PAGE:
Oomycete and fungal effector entry, a microbial Trojan horse


  • Shiv D. Kale was a finalist for the 2011 New Phytologist Tansley Medal for excellence in plant science, which recognises an outstanding contribution to research in plant science by an individual in the early stages of their career; see the Editorial by Dolan, 193: 821–822.

Author for correspondence:
Shiv D. Kale
Tel: +1 540 231 3784
Email: sdkale@vt.edu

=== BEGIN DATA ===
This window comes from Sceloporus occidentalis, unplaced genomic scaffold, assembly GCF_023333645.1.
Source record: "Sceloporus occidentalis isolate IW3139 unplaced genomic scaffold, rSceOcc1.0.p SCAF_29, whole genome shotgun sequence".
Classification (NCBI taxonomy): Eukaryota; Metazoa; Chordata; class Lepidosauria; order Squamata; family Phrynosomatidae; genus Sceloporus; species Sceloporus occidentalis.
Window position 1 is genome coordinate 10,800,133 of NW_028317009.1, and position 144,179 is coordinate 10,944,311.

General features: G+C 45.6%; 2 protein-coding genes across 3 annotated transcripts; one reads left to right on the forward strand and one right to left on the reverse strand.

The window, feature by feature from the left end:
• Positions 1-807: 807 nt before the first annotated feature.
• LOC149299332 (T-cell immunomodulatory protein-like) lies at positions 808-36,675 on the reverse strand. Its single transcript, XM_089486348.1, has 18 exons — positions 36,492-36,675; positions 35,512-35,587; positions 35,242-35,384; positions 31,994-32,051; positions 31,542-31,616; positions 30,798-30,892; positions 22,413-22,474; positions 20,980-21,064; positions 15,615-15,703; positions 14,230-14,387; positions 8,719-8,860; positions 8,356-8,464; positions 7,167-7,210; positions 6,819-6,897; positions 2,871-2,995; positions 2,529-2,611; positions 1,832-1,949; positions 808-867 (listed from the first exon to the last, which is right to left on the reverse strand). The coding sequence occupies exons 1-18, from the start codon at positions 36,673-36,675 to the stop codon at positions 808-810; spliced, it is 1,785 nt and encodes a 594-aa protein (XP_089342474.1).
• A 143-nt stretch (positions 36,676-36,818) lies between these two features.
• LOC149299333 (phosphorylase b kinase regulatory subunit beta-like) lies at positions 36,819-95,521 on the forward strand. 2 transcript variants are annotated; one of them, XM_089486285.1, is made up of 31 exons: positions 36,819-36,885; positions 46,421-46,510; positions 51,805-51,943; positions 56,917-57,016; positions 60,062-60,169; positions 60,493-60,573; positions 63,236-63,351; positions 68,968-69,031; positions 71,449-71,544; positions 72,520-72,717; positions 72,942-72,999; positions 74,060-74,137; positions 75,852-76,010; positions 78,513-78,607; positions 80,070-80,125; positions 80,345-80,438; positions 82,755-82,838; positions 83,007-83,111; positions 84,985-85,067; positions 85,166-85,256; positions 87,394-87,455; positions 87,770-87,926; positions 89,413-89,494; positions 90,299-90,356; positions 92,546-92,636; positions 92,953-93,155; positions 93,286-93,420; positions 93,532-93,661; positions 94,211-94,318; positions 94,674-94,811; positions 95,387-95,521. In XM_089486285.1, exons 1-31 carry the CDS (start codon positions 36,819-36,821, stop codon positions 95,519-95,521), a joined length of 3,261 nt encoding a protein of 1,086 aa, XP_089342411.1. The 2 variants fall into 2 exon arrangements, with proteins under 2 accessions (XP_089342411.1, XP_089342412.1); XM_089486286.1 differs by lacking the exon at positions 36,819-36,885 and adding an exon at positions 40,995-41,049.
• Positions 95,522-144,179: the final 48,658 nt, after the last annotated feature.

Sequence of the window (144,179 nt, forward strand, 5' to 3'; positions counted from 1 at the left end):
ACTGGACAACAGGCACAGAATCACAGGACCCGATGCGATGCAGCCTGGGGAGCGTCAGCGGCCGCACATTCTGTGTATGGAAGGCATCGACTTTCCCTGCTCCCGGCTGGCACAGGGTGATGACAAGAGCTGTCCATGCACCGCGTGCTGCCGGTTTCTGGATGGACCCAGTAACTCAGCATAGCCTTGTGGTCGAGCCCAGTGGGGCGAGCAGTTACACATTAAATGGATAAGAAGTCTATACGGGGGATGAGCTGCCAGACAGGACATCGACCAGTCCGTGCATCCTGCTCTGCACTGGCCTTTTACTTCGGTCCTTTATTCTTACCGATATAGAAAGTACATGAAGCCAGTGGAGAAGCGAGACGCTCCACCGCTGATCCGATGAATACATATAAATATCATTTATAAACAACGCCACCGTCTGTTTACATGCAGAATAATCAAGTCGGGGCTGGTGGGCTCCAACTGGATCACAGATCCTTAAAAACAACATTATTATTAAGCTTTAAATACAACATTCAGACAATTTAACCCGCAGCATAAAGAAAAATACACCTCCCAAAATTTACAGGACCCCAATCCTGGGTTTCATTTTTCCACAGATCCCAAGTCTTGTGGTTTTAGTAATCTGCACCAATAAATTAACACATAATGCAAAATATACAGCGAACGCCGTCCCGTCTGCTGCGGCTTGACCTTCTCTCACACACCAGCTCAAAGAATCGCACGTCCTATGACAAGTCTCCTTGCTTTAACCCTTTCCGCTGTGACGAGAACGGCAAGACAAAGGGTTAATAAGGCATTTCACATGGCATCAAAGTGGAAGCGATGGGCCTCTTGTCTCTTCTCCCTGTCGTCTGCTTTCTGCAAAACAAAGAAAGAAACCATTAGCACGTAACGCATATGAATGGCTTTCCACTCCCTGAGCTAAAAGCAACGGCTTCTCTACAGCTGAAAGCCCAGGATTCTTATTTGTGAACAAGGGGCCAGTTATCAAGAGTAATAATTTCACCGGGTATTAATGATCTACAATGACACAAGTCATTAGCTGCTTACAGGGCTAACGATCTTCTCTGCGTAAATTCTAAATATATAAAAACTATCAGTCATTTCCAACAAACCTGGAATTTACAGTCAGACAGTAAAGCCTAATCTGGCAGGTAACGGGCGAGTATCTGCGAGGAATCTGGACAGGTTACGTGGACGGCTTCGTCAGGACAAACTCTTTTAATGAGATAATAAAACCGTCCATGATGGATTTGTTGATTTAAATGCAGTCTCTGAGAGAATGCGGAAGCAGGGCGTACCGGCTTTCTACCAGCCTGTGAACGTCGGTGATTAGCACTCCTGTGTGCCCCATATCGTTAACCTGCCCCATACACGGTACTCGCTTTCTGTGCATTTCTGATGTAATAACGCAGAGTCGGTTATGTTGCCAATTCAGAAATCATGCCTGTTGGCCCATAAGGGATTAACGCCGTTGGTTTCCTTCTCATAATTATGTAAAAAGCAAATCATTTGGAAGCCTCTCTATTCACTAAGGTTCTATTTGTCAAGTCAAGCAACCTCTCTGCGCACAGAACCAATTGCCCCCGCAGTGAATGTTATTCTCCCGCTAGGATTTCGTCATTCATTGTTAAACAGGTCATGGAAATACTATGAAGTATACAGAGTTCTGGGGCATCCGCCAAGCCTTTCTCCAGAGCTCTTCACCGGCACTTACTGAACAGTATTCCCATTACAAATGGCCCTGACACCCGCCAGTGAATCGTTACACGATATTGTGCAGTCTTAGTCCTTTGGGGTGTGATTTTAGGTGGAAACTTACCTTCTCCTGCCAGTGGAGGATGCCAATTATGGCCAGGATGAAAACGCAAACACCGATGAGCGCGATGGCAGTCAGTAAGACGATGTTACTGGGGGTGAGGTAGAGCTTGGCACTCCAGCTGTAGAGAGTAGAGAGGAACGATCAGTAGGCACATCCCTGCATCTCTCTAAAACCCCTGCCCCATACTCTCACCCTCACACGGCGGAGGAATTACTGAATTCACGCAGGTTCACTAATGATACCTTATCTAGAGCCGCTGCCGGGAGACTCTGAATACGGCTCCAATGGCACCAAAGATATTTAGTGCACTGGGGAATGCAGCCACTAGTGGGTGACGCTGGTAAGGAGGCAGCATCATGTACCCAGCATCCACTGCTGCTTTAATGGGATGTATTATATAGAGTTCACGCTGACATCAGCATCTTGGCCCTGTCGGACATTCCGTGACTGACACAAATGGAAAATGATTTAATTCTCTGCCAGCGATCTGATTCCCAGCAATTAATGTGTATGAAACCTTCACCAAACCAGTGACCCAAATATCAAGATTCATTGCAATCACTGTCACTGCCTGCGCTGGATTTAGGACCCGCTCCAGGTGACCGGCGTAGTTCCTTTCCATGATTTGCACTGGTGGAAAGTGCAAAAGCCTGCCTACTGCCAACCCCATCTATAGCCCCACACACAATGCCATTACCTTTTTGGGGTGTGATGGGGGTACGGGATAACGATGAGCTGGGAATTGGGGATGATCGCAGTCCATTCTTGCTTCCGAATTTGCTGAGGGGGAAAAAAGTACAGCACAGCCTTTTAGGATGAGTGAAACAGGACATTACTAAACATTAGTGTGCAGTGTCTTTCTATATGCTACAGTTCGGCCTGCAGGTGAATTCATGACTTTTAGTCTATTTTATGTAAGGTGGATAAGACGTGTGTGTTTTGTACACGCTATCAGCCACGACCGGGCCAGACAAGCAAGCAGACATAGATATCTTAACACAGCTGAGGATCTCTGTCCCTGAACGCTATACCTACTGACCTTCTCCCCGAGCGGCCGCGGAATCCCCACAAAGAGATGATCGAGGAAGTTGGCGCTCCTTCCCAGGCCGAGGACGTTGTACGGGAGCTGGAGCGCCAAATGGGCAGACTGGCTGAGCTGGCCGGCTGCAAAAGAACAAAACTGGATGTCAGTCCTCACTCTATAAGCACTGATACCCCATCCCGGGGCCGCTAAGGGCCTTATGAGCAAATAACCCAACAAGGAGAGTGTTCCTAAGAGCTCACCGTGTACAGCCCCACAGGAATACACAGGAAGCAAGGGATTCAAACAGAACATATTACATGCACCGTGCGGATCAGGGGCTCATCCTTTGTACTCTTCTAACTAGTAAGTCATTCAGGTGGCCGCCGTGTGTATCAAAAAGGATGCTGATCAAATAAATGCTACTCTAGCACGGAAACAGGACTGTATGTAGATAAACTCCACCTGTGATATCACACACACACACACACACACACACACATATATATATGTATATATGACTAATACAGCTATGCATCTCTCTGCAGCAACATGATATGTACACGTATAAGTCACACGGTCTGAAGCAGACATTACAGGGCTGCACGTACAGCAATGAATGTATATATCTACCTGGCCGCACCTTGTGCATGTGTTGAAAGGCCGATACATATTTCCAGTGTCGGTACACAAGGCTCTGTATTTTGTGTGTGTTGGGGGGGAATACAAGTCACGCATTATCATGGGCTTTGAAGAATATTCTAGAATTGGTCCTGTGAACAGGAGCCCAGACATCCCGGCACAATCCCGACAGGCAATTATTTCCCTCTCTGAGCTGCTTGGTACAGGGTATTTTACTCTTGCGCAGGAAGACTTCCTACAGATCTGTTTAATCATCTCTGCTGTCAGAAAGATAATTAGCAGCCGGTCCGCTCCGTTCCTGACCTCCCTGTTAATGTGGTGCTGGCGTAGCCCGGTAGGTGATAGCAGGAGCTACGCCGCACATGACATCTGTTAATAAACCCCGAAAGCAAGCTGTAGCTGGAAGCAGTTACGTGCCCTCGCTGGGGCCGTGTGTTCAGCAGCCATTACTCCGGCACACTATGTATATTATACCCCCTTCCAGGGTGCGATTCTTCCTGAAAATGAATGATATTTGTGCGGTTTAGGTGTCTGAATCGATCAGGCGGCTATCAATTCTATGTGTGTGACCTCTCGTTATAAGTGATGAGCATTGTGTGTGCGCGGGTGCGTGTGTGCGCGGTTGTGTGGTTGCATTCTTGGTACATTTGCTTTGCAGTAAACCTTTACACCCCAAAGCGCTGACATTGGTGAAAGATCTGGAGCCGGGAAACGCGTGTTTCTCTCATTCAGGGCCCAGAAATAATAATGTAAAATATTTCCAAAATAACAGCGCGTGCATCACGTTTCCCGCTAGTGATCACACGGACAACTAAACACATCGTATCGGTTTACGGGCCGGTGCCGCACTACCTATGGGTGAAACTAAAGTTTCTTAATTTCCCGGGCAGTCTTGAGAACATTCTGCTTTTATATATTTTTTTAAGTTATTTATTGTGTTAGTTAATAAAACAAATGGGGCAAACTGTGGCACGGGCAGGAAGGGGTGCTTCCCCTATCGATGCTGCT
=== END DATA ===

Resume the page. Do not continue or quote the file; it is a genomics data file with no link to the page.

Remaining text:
Oomycete and fungal symbionts have significant impacts on most commercially important crop and forest species, and on natural ecosystems, both negatively as pathogens and positively as mutualists. Symbiosis may be facilitated through the secretion of effector proteins, some of which modulate a variety of host defense mechanisms. A subset of these secreted proteins are able to translocate into host cells. In the oomycete pathogens, two conserved N-terminal motifs, RXLR and dEER, mediate translocation of effector proteins into host cells independent of any pathogen-encoded machinery. An expanded ‘RXLR-like’ motif [R/K/H]X[L/M/I/F/Y/W]X has been used to identify functional translocation motifs in host-cell-entering fungal effector proteins from pathogens and a mutualist. The RXLR-like translocation motifs were required for the fungal effectors to enter host cells in the absence of any pathogen-encoded machinery. Oomycete and fungal effectors with RXLR and RXLR-like motifs can bind phospholipids, specifically phosphatidylinositol-3-phosphate (PtdIns-3-P). Effector-PtdIns-3-P binding appears to mediate cell entry via lipid raft-mediated endocytosis, and could be blocked by sequestering cell surface PtdIns-3-P or by utilizing inositides that competitively inhibit effector binding to PtdIns-3-P. These findings suggest that effector blocking technologies could be developed and utilized in a variety of important crop species against a broad spectrum of plant pathogens.